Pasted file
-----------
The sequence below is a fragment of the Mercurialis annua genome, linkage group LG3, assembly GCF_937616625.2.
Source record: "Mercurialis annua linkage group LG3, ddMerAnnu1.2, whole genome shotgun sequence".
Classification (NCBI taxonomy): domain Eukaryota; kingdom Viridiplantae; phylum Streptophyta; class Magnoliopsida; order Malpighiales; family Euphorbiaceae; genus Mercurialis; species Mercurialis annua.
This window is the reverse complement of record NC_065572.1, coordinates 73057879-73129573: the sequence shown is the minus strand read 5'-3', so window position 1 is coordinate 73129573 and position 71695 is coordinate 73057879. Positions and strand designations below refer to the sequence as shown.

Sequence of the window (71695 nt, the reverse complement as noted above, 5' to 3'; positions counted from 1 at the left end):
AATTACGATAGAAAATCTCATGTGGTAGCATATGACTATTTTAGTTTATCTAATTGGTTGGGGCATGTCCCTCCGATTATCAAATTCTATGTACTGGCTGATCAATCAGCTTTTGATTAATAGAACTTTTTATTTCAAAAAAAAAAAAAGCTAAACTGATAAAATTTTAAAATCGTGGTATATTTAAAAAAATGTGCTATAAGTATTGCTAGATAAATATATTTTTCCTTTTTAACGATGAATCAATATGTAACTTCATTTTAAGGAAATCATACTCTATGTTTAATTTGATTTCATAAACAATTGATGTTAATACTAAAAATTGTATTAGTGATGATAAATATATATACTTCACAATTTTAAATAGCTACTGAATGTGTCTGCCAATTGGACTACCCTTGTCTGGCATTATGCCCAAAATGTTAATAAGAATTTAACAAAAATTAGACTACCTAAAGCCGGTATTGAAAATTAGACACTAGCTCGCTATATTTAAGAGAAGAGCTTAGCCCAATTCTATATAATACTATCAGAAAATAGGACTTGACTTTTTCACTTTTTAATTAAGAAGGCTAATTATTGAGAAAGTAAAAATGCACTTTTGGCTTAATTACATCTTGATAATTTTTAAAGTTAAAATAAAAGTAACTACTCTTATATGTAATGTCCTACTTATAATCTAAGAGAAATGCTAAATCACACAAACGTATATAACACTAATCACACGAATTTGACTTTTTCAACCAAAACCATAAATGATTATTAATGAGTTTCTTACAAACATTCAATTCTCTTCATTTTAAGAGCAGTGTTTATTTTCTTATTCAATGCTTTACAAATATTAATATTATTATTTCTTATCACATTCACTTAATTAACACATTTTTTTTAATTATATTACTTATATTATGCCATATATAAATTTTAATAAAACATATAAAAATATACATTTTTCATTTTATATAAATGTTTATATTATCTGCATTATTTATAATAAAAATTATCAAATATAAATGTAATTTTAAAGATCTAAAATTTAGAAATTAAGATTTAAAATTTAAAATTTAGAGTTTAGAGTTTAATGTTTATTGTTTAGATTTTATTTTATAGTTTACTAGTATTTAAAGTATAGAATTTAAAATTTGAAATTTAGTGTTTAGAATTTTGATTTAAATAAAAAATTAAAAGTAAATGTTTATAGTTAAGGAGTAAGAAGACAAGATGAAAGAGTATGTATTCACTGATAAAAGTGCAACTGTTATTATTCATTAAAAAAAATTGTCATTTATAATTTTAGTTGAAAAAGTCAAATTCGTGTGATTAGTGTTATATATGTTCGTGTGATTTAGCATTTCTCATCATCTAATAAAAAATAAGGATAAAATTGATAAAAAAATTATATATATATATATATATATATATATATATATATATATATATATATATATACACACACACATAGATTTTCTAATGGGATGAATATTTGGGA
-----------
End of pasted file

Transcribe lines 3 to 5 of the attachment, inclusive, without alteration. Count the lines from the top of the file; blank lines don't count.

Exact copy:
Classification (NCBI taxonomy): domain Eukaryota; kingdom Viridiplantae; phylum Streptophyta; class Magnoliopsida; order Malpighiales; family Euphorbiaceae; genus Mercurialis; species Mercurialis annua.
This window is the reverse complement of record NC_065572.1, coordinates 73057879-73129573: the sequence shown is the minus strand read 5'-3', so window position 1 is coordinate 73129573 and position 71695 is coordinate 73057879. Positions and strand designations below refer to the sequence as shown.

Sequence of the window (71695 nt, the reverse complement as noted above, 5' to 3'; positions counted from 1 at the left end):